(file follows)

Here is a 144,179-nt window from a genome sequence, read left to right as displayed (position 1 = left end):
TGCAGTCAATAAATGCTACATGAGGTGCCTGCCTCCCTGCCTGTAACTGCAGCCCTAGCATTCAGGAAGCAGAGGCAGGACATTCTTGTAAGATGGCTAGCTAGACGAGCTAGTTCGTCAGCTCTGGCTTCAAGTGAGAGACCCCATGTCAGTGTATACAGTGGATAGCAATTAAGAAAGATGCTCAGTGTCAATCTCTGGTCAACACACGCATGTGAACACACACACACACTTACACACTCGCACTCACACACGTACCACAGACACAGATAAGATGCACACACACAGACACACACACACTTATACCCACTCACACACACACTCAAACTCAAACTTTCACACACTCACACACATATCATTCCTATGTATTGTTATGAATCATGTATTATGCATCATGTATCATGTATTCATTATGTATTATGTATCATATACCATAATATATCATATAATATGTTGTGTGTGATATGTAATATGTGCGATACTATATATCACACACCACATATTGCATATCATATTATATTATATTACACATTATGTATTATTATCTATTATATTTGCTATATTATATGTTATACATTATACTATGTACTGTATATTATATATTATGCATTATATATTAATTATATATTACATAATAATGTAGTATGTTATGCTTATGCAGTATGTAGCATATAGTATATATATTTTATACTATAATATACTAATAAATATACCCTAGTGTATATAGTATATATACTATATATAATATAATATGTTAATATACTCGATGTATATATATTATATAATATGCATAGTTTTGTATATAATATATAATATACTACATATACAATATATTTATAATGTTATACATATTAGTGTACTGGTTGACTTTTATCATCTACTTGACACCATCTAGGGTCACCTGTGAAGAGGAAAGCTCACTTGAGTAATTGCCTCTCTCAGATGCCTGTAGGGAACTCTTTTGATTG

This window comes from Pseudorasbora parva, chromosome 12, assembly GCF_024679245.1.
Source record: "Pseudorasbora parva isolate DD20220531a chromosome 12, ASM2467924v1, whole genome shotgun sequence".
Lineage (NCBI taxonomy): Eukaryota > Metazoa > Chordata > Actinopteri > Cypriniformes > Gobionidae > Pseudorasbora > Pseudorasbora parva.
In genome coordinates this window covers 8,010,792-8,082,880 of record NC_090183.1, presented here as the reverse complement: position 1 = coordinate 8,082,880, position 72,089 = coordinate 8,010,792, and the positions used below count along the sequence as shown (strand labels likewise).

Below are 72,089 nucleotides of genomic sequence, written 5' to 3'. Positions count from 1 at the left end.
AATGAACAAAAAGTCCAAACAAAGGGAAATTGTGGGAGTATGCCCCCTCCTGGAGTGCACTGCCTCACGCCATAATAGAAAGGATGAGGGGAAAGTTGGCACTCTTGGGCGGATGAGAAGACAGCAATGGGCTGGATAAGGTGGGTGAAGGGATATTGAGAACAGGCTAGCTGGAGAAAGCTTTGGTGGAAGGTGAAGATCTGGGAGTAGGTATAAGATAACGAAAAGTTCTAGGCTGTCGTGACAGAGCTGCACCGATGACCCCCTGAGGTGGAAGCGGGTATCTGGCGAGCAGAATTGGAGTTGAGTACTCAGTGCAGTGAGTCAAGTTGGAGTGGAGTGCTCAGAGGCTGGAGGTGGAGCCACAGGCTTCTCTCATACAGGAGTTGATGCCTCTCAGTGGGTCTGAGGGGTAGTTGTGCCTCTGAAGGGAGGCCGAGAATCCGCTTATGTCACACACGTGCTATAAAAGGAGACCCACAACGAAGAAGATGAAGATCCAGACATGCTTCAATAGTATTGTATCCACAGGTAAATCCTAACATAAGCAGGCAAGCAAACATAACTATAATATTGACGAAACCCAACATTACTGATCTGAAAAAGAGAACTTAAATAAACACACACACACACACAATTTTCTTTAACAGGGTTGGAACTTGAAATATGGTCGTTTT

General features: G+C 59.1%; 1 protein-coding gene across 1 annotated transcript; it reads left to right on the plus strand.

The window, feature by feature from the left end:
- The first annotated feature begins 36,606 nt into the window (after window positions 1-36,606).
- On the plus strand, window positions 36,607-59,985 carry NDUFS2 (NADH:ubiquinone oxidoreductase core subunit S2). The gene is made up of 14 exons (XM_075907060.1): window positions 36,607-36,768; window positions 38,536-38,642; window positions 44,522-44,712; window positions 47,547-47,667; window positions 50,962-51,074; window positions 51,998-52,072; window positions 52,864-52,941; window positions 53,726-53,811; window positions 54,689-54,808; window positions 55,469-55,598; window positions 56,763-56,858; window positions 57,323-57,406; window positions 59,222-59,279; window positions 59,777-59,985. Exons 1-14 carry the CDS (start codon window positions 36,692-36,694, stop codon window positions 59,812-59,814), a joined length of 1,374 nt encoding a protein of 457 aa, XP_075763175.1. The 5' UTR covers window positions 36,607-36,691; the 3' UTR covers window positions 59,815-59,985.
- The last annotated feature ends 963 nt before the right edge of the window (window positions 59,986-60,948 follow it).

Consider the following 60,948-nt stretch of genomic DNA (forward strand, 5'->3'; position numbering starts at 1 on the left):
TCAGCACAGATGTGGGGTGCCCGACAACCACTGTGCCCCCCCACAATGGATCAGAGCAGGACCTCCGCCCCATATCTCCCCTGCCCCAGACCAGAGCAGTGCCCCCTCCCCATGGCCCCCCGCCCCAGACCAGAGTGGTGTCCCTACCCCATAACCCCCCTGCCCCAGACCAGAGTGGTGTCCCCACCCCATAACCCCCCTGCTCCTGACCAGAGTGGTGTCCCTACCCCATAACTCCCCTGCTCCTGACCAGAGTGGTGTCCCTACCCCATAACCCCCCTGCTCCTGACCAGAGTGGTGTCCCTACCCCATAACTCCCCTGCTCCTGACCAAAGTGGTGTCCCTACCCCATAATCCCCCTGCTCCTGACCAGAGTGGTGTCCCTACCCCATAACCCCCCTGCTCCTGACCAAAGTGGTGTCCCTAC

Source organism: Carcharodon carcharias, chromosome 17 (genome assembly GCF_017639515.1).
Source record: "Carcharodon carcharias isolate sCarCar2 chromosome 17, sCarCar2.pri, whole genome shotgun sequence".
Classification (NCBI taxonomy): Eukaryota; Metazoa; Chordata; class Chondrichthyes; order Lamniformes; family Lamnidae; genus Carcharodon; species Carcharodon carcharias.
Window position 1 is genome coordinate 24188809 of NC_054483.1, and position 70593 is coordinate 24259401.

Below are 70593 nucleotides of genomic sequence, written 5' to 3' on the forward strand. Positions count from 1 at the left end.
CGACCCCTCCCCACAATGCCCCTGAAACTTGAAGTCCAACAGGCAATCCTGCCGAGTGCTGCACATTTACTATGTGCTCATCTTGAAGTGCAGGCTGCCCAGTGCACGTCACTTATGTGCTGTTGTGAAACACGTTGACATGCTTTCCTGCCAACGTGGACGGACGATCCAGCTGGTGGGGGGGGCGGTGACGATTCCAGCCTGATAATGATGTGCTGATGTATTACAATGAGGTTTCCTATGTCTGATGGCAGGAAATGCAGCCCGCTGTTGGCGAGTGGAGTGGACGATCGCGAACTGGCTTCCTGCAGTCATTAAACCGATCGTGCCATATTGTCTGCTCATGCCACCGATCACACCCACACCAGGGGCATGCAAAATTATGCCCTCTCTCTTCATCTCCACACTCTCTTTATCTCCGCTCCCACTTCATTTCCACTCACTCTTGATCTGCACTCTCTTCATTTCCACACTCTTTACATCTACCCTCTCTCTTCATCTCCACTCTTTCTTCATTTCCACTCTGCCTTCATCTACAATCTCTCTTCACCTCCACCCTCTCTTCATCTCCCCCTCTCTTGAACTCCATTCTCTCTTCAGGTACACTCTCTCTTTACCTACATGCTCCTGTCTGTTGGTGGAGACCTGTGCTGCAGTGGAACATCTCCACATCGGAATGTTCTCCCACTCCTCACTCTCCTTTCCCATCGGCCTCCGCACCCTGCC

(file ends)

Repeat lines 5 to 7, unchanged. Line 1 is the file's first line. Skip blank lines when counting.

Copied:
Lineage (NCBI taxonomy): Eukaryota > Metazoa > Chordata > Actinopteri > Cypriniformes > Gobionidae > Pseudorasbora > Pseudorasbora parva.
In genome coordinates this window covers 8,010,792-8,082,880 of record NC_090183.1, presented here as the reverse complement: position 1 = coordinate 8,082,880, position 72,089 = coordinate 8,010,792, and the positions used below count along the sequence as shown (strand labels likewise).

Below are 72,089 nucleotides of genomic sequence, written 5' to 3'. Positions count from 1 at the left end.